We are cognizant of the bias in the Library of Congress subject headings and continue to evaluate ways we can address this. For example, librarians in the PNW took action after learning from the Change the Subject video, an important film documenting a group of Dartmouth students who challenged anti-immigrant language in the Library of Congress subject headings. Our library consortium, the Orbis-Cascade Alliance replaced the term “Illegal aliens” with the terms “Undocumented immigrants” in the online PRIMO catalog. We continue to review subject headings and how information is categorized to reflect a more inclusive taxonomy.

Archives & Special Collections  
Archives & Special Collections staff actively collect materials that represent a diversity of voices. This includes a collection of artists’ books by artists of color, selected in collaboration with the African American Studies liaison librarian, and zines created by indigenous authors and members of the LGBTQ+ community. The Archives also hosts regular class sessions on topics such as systemic racism, women in science, the origins of University of Puget Sound’s Queer Studies Program, and Japanese-American incarceration during World War II. Digital teaching kits available on the library’s website complement these lesson plans.

Links to some of the digital teaching kits are below:

Staff Development: 
Library staff are committed to learning and reflecting on these important issues. One example is participation in the Alliance Diversity, Equity, & Inclusion in Library User Experience speaker series. Library staff have engaged in discussions about materials in our collection and developed this resource to foster discussions:  Identifying racism materials zine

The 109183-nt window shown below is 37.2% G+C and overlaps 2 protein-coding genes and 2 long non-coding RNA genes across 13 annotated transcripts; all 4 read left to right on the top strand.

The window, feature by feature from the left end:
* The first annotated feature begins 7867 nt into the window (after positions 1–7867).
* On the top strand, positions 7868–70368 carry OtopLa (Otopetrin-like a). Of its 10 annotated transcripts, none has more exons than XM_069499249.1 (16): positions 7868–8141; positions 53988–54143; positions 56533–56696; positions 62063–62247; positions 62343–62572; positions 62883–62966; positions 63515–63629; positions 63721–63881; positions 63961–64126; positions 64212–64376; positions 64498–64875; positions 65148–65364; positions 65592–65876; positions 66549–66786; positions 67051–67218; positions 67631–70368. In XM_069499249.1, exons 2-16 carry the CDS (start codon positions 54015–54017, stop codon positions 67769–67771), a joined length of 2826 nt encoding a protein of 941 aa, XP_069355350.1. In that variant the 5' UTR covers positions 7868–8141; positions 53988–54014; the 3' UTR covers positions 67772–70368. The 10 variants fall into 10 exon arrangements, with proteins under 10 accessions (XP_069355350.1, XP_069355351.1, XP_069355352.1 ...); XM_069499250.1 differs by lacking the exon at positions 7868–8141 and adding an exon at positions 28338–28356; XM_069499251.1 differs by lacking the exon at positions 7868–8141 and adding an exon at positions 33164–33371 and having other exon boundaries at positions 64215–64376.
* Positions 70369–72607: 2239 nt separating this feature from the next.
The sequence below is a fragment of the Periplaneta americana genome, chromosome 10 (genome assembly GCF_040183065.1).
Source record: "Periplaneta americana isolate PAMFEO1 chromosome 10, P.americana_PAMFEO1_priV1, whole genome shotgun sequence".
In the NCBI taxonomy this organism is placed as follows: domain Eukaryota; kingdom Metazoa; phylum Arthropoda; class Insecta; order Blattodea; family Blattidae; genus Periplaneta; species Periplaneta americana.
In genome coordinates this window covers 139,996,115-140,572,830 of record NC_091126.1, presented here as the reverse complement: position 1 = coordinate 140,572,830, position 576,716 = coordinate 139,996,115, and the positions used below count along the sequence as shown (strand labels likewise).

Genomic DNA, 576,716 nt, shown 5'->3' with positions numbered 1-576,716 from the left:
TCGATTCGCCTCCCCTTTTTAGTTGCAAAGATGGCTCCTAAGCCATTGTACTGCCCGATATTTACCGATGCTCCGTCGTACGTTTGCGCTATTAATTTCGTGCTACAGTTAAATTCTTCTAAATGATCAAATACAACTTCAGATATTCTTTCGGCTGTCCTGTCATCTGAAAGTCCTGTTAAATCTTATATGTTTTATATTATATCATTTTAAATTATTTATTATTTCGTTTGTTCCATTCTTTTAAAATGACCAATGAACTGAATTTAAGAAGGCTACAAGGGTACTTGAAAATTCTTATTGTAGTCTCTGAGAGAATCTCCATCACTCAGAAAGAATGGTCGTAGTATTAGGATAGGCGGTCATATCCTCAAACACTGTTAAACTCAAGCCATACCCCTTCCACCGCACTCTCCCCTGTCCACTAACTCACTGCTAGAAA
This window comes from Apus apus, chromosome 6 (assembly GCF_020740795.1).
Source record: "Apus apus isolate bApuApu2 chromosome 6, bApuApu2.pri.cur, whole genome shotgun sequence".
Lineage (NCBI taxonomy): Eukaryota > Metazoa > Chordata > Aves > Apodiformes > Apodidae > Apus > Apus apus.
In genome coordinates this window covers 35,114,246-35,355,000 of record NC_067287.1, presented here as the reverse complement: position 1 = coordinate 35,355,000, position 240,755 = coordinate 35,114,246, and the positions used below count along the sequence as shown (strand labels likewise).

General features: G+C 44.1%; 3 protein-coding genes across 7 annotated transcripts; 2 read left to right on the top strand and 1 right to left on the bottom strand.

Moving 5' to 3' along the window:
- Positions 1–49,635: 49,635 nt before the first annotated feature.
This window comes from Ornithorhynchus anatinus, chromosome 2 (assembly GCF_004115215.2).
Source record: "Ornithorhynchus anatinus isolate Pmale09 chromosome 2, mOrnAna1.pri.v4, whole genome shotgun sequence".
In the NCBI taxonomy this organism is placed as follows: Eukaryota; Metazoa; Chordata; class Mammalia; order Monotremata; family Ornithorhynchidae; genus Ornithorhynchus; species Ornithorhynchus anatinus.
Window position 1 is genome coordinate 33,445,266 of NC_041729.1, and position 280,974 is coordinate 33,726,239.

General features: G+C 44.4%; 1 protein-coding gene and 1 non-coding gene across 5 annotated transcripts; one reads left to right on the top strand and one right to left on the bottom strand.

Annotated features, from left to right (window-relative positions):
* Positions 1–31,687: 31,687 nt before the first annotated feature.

We have set aside special funding to support book purchases associated with DEI themes. We have also added a number of digital resources:

  • AVON (Academic Video Online): a video subscription that delivers almost 70,000 titles spanning subject areas including anthropology, business, counseling, film, health, history, music, and more.
  • Black Thought and Culture: A collection of approximately 100,000 pages of non-fiction writings by major American black leaders, teachers, artists, politicians, religious leaders, athletes, war veterans, entertainers, and other figures, covering 250 years of history. Includes letters, speeches, prefatory essays, political leaflets, interviews, periodicals, and trial transcripts.
  • LGBT Thought and Culture: An online resource hosting books, periodicals, and archival materials documenting LGBT political, social and cultural movements throughout the twentieth century and into the present day. The collection illuminates the lives of lesbians, gays, transgender, and bisexual individuals and the community.
  • North American Indian Thought and Culture: Brings together more than 100,000 pages, many of which are previously unpublished, rare, or hard to find. Integrates autobiographies, biographies, Indian publications, oral histories, personal writings, photographs, drawings, and audio files for the first time. The result is a comprehensive representation of historical events as told by the individuals who lived through them. Supports scholarly research into the history of American Indians, Alaska Natives, and Canadian First Peoples.